... It is tempting to speculate that the materialist worldview of Marxism encouraged both Oparin and Haldane to think about subject that, in earlier religion-dominated cultures, would have been considered dangerously heretical. But although Haldane had no problems, Oparin actually had great difficulty publishing his ideas. His thesis, which incorporated his model, was rejected by his professors. Only later was he embraced by the Communist regime. ... Even though he was one of the leading geneticists and biological geniuses of this century, Haldane never published any criticism of the anti-Darwin plant breeder Trofin Lysenko, who with Stalin's blessings essentially destroyed all genetics research in the USSR for decades. ...In his books, Oparin makes frequent reference to the pseudobiological writings of Friedrich Engels and occasionally to Lenin as well, because this was the politically correct thing to do. ... Far more discomfortingly, Oparin was a supporter and an acquaintance of Lysenko. and this helped him to prosper under the Stalinist regime.
Christopher Wills, Jeffrey Bada, 'The Spark of Life: Darwin and the Primeval Soup', Oxford University Press, 2001 pp 269-70

Wills and Bada also point out what Oparin said in an American interview he gave in 1971:

It is easy for you, an American to make such accusations. If you had been here in those years, would you have had the courage to speak out and be imprisoned in Siberia?

They further point out that Oparin might have derived the idea from the work of Mendeleev 'who had proposed a similar scheme to explain the origin of petroleum.’

Going through the works of Lewontin, one finds that his fascination with Marxism seems to stem from his disenchantment with what he considered as the reductionist obsession and corporatisation of science.

Secondly, he was in a quest for a holistic paradigm even as he detested what he called ‘obscurantist holism’. He, along with Levins, pitted dialectics as the holistic approach against reductionism.

Criticising extreme reductionist tendencies developing in molecular biology, they wrote in their conclusion in Dialectical Biologist:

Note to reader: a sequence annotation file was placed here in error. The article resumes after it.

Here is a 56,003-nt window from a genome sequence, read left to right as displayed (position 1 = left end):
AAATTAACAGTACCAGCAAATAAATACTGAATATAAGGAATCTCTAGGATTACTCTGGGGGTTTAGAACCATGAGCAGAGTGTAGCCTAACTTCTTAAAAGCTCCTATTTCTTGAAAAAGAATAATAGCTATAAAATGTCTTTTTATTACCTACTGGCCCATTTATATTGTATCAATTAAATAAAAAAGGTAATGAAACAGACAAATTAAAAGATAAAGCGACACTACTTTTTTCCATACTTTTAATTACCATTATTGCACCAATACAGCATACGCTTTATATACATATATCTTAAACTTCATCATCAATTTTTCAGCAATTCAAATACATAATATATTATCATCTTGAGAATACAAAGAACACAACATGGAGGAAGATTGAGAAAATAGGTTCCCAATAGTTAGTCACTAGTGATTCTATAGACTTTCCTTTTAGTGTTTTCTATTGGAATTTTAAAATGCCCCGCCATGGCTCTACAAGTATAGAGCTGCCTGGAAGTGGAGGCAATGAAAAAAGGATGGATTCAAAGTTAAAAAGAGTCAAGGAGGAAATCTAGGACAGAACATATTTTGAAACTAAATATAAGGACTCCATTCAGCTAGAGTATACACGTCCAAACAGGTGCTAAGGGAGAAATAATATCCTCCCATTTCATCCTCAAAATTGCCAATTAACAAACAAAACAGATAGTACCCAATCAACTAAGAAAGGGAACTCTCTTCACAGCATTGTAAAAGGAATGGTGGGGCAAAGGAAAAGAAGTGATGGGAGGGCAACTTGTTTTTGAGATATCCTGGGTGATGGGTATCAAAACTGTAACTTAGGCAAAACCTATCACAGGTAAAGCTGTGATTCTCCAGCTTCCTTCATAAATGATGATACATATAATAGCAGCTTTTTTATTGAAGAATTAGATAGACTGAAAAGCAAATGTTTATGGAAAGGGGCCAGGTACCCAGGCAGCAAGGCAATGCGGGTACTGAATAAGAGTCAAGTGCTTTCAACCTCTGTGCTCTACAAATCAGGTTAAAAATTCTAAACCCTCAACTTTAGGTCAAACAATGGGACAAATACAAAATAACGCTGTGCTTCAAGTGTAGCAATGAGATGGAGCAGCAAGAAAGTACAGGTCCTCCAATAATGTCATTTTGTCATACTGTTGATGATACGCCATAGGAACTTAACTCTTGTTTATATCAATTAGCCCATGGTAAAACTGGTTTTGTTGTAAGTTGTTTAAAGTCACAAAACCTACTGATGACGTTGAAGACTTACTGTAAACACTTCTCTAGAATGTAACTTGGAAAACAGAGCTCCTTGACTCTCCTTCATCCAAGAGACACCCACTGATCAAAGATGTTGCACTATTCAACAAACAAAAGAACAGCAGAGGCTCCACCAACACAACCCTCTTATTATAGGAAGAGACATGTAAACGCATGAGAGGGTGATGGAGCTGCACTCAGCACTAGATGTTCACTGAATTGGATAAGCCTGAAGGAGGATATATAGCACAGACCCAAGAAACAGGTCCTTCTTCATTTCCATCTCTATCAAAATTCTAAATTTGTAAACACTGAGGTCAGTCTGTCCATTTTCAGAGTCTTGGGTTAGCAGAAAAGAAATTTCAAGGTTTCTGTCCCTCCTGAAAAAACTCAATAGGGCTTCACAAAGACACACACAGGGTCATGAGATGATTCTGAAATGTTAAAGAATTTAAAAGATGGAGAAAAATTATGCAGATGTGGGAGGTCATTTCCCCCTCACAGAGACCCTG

As against the reductionist view, which sees wholes as reducible to collections of fundamental parts, we see the various levels of organization as partly autonomous and reciprocally interacting. We must reject the molecular euphoria that has led many universities to shift biology to the study of the smallest units, dismissing population, organismic, evolutionary, and ecological studies as forms of "stamp collecting" and allowing museum collections to be neglected.
'The Dialectical Biologist', 1985, p.288

The ideological sleight of hand is in making dialectics the opposite of reductionism and then implying dialectics as the monopoly of Marxist philosophy.

Veteran evolutionary scientist John Maynard Smith had pointed out that dialectical ideas are not the monopoly of Marxism and a person with dialectical ideas need not and should not on that account alone be labelled a Marxist. He recounts a conversation he had with another giant in evolutionary biology Ernst Mayr (‘No one could be less Marxist than Mayr’):

I remember once asking him whether the geneticist Richard Goldschmidt had been a Marxist, because his writings were permeated (for the worse, in my view) by dialectics. His reply was to remind me that only illiterate Anglo-Saxons have to get their dialectics from Marx and Engels: he and Goldschmidt had been raised on a diet of Hegel.
John Manyard Smith, 'Molecules are not enough', London Review of Books, Vol.8 No.2, 6-Feb-1986

Unfortunately this is a flaw that ran throughout the works of Lewontin. His ideological prejudices and biases, and his categorization and essentialization of those whom he considered as his ideological enemies and hence enemies of the state, affected his writings.

The ideological rift between Dawkins and Lewontin is well known. Here is how his colleagues and Lewontin attackedRichard Dawkins, accusing him of biological determinism. But the attack turns political, twisting the words of Dawkins: